Editorial Feature

Materials Testing on Mars

Image Credit: NASA/JPL-Caltech/MSSS

Mystery surrounds Mars but progress is being made to understand its environment. The National Aeronautics and Space Administration (NASA) has sent a series of rovers to inspect land samples on the planet, which is half the size of earth and known to have seasons and structures like mountains. Microorganisms have already been found in the samples, indicating signs of life.

Although no liquid water is believed to exist on the planet's surface, water is thought to be in its soil and clouds.

Mars Rovers: Curiosity Opportunity and Spirit

Helping us understand the soil on Mars are Curiosity and Opportunity, rovers that landed in 2012 and 2004, respectively.Curiosity is the size of a car, and Opportunity was smaller at just 5 feet in length and height and 384 pounds.

Opportunity is in the Meridiani Planum part of Mars, and it identified smectite clay minerals that form in the presence of water in rocks on the rim of what is called the Endeavour Crater. Scientists theorize that the rocks precede the crater, whose rim itself dates back more than 3.7 billion years ago.

Having spent time on the Gale Crater, Curiosity discovered a groundwater system that may of existed for millions of years. The smectite clay minerals there indicate a moderate to neutral pH as a lack of sulfate minerals suggests no acidic environment.

In an area called Yellowknife Bay, rocks were discovered with evidence of sustained water. Aging tests measure the material to be 4.2 billion years old.  

Another American rover called Spirit landed in January 2004, on the opposite side of the planet. Before it got stuck in soft soil resulted in the end of its mission, Spirit also saw evidence of water, possibly in the form of snow melt, that had flowed into a subsurface continuously.

Image Credit: NASA/JPL-Caltech/MSSS

Sample Analysis at Mars

The suite of instruments analyzing the samples on Mars are collectively known as SAM (Sample Analysis at Mars), and they consist of three items: a Quadrupole Mass Spectrometer (QMS), a Gas Chromatograph (GC), and a Tunable Laser Spectrometer (TLS).

The QMS and the GC can operate together in a GCMS mode for separation and definitive identification of organic compounds, while the TLS obtains precise isotope ratios for C and O in carbon dioxide, and measures trace levels of methane and its carbon isotope.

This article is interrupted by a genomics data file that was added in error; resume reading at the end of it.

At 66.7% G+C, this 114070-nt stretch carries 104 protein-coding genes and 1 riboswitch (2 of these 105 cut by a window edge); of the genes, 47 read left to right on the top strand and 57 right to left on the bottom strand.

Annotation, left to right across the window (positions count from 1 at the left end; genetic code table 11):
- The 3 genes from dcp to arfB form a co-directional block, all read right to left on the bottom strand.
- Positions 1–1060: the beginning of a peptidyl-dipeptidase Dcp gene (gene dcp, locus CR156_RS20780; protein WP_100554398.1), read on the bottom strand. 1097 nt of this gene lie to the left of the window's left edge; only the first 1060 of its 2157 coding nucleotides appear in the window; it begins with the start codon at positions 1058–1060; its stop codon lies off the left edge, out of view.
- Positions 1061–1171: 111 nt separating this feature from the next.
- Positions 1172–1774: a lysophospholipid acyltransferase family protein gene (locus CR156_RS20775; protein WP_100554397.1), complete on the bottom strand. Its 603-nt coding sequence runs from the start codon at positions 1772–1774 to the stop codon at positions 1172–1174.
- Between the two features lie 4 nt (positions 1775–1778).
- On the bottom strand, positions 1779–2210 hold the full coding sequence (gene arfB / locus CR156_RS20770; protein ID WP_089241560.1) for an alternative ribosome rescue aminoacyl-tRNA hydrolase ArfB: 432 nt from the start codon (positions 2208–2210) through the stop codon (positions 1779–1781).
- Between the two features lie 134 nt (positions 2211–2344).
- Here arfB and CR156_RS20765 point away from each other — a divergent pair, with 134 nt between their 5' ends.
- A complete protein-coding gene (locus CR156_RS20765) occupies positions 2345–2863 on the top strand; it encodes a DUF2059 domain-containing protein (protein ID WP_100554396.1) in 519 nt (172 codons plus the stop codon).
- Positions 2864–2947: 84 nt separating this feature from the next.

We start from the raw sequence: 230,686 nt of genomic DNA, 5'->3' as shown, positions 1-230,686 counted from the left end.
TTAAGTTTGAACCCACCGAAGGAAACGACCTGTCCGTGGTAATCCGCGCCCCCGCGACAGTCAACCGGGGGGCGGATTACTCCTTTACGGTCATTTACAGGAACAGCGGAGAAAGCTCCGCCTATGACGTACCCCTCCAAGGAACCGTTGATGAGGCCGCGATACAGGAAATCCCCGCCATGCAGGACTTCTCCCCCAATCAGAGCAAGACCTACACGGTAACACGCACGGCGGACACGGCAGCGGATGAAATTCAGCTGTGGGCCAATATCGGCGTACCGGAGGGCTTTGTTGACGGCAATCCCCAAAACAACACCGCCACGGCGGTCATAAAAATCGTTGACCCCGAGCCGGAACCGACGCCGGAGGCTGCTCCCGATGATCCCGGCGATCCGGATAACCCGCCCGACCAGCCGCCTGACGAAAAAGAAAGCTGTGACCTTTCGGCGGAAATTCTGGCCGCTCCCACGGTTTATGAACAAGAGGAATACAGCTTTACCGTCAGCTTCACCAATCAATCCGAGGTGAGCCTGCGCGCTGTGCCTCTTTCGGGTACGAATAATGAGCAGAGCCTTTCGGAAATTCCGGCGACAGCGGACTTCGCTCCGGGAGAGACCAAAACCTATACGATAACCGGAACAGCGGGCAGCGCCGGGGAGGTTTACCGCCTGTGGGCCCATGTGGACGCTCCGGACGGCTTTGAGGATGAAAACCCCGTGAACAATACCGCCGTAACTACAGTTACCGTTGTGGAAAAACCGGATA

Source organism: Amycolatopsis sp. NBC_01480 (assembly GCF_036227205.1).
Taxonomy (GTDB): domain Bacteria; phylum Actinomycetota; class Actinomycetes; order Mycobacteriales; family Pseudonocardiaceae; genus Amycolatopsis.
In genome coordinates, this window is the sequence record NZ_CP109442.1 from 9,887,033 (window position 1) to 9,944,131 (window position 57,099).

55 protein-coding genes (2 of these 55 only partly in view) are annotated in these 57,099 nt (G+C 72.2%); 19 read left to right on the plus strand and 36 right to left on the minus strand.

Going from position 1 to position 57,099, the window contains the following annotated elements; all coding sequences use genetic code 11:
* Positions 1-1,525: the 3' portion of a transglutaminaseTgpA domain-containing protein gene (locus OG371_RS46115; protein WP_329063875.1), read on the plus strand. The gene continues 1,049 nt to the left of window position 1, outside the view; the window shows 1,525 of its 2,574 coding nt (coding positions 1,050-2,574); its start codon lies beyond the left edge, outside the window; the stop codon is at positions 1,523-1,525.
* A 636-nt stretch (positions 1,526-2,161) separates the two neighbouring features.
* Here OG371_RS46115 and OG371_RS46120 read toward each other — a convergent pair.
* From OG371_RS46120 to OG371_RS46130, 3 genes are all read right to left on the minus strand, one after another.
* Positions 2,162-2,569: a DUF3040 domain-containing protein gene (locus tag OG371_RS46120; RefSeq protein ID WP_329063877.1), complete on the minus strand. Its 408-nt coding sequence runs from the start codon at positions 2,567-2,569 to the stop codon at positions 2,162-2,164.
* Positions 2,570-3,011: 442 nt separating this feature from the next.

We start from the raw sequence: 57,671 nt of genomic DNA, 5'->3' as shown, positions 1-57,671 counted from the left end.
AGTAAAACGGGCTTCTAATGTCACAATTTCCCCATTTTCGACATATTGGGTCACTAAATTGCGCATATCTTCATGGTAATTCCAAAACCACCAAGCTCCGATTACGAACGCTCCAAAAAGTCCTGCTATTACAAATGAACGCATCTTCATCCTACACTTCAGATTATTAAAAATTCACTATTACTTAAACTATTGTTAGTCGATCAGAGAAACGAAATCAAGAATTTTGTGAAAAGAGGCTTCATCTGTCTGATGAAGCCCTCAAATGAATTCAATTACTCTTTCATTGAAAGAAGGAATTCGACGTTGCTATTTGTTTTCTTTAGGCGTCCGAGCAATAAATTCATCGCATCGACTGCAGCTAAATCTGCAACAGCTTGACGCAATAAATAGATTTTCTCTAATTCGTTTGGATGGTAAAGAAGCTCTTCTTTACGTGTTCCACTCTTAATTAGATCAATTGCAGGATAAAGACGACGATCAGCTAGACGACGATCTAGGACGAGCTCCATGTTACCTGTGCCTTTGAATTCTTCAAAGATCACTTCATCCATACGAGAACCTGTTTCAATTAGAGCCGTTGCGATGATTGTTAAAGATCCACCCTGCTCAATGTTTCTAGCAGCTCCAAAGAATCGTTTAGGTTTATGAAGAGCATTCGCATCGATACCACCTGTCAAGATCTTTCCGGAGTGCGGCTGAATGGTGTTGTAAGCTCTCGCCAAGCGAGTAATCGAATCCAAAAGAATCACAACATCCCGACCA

Materials Found on Mars

To date, organic molecules found by NASA have chlorine atoms, and include chlorobenzene and several dichloroalkanes, such as dichloroethane, dichloropropane (dichloropropane is a carcinogen and used on earth as a paint stripper and varnish) and dichlorobutane with chlorobenzenes being the most abundant at concentrations between 150 and 300 parts-per-billion.

Not found naturally on Earth, chlorobenzene is manufactured for pesticides (insecticide DDT), herbicides, adhesives, paints and rubber. Similarly, dichloropropane is a carcinogen and used on earth as a paint stripper and varnish.

How did they get on Mars? NASA theorizes that the precursor organic molecules were those found in the mudstone, and that the chlorinated organics actually formed from reactions inside the SAM instrument as the sample was heated for analysis.

So what is thought is that perchlorates, a chlorine atom bound to four oxygen atoms that are abundant on the surface of Mars, were heated so that the chlorine from it combined with fragments from precursor organic molecules in the mudstone to produce the chlorinated organic molecules detected by SAM.

Back in 1976, similar evidence on Mars was found. A Gas Chromatograph Mass Spectrometer instrument on NASA’s Viking landers detected chloromethane and dichloromethane, or two simple chlorinated hydrocarbons, after heating Martian soils for analysis. However they were not able to rule out that the compounds were derived from the instrument itself, according to the team. While sources within the SAM instrument also produced chlorinated hydrocarbons, they don't make more than 22 parts-per-billion of chlorobenzene, far below the amounts detected in the mudstone sample, giving the team confidence that organic molecules really are present on Mars.

More information on Mars’ soil is coming. NASA is planning to launch another Curiosity-sized rover in 2020, which could collect samples that later missions may return to Earth.

References and Further Reading

NASA: 2 Places on Mars Could Have Been Habitable

NASA's Bolden: Mars Mission is 'Closer Than Ever'

Mars Science Laboratory/Curiosity

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